The gatekeeper hurried off and presently Beowulf saw the king approach in the company of a band of elderly warriors.  King Hrothgar was now an old man himself with a full beard of flowing white and eyes that told of days of fear and sorrow.  As he approached he opened his arms wide saying,

 “Welcome strangers,  I can see by your bearing you are friends and here on some errand to my sad and unhappy kingdom.  Therefore, speak of your errand and who you so that I may help you as I can.”

Stepping forward Beowulf loudly proclaimed, “I am Beowulf, son of Ecgtheow whom you befriended and KIng Hygelac of Geatland is my uncle.  We come to Denmark to slay the demon called Grendel and free you from his terror.”

Then Hrothgar looked long and hard at him and said, “Ecgtheow was my friend and brother-in-arms.  You and your friends are very welcome in Denmark but I warn you Grendel comes often to Heorot and is hungry for young men to devour.  Now come rest and tonight for the first time in twelve years there will be feasting in Heorot and Queen Wealhtheow the Beautiful will pass to you the drinking-horn as is our tradition of friendship.”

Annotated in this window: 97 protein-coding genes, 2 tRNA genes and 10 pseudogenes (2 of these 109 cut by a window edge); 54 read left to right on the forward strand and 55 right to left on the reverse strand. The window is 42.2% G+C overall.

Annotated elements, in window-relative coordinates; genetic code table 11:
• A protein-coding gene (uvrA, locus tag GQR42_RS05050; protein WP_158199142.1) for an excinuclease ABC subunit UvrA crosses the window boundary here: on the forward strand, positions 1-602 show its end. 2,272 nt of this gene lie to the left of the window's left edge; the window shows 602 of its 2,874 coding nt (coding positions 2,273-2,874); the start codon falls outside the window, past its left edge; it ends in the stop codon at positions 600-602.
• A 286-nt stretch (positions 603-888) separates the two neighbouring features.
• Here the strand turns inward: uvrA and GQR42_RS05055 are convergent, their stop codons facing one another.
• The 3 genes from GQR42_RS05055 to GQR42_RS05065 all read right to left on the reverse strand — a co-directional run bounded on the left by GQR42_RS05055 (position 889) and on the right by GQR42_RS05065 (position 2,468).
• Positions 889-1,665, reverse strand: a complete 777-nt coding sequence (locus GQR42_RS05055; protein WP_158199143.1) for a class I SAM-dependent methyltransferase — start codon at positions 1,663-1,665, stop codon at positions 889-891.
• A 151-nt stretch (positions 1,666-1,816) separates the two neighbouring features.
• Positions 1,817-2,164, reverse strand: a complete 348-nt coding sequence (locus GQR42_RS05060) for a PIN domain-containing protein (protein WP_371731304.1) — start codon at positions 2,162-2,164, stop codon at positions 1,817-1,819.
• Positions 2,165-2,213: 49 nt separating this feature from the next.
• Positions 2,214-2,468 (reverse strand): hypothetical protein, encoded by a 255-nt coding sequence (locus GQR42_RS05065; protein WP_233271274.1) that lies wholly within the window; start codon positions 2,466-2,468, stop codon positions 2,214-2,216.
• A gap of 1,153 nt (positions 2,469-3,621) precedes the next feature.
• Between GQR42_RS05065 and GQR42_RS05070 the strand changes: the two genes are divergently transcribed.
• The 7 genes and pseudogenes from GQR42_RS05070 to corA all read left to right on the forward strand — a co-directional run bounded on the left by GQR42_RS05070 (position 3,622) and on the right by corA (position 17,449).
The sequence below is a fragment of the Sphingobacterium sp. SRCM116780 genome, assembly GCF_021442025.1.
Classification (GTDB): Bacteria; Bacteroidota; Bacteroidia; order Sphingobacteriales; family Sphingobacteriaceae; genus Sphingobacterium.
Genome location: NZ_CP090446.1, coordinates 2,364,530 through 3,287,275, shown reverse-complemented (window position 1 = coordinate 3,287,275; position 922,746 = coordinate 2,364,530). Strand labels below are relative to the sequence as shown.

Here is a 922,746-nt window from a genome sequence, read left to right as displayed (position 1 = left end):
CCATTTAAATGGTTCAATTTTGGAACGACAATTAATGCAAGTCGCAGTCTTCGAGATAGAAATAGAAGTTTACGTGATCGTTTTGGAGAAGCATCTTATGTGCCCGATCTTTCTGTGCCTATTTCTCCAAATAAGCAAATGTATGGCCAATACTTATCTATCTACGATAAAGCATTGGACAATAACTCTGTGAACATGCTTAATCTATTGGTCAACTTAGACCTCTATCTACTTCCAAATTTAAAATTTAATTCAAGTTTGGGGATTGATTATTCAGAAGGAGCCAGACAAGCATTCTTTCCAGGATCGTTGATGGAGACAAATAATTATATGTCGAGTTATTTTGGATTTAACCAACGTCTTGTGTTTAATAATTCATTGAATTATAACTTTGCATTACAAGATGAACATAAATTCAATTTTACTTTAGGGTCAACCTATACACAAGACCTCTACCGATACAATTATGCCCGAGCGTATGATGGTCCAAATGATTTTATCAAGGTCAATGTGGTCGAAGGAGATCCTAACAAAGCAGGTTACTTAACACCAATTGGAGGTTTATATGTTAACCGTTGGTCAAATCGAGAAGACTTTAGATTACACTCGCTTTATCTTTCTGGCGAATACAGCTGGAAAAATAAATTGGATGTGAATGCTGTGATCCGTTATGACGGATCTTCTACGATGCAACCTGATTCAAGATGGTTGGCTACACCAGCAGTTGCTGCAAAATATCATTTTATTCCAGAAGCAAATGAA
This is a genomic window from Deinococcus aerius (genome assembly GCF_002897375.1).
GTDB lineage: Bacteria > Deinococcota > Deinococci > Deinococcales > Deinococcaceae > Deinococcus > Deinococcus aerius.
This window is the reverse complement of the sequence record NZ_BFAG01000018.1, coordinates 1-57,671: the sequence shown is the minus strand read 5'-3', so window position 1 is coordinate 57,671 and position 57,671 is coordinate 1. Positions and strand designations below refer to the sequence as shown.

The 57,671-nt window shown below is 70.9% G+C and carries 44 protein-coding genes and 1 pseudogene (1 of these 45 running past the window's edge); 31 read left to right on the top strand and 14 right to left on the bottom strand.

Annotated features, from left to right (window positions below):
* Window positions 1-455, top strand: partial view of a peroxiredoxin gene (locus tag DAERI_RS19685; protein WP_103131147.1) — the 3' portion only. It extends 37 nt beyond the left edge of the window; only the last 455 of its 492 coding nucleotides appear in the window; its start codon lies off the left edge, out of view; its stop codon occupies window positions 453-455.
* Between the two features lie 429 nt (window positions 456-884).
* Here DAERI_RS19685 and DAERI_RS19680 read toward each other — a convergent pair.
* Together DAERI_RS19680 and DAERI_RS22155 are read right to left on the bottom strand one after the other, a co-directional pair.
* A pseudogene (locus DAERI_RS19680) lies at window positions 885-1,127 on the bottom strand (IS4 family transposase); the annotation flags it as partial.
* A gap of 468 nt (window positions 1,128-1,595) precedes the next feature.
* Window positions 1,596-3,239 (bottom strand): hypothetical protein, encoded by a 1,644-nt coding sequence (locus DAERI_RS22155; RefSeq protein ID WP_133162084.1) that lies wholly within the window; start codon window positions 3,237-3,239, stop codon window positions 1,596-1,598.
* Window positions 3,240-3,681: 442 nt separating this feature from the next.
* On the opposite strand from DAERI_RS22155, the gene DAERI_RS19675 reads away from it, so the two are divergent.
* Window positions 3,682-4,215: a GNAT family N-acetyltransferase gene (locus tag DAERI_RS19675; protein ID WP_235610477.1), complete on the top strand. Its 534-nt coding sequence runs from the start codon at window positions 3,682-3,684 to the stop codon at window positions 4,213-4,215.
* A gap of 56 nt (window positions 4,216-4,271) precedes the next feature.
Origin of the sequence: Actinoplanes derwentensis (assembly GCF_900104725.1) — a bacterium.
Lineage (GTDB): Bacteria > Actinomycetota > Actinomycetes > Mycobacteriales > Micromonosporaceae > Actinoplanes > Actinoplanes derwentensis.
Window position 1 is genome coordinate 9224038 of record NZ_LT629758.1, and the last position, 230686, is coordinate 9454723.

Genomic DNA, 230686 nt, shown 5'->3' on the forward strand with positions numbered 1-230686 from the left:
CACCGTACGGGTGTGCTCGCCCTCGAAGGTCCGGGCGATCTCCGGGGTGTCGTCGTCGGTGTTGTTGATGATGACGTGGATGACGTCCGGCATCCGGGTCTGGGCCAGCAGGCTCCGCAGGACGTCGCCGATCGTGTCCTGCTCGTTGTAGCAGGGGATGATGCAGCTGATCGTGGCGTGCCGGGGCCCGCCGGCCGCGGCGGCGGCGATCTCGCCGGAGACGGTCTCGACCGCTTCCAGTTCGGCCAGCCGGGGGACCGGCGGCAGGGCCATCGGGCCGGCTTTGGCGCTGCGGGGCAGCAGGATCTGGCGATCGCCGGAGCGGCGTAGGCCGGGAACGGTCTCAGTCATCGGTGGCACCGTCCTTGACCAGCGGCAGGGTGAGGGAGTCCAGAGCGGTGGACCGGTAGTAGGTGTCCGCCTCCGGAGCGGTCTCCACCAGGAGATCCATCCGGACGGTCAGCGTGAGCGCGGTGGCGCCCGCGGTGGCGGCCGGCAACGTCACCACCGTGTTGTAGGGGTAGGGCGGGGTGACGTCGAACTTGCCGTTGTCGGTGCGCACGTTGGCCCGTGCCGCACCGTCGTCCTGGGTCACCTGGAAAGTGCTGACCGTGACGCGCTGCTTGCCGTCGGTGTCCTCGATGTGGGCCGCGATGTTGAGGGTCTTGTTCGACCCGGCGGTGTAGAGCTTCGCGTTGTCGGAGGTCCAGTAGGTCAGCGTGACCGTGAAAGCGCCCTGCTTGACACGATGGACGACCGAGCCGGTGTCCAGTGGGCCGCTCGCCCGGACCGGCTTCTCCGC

For the first time in twelve years the great hall of Heorot was made ready for a great feast and fires were lit cooking meats of every kind.  When all was ready the king and queen arrived followed by a great company and took their seats in the hall according to rank. Their number had been greatly diminished by Grendel and now it was mostly old men who sat with the king and queen.  It was not a very joyful atmosphere for fear dwelt in the hearts of all those present of the evil of Grendel.

Queen Wealtheow Pouring Wine – J. R. Skelton [Public domain]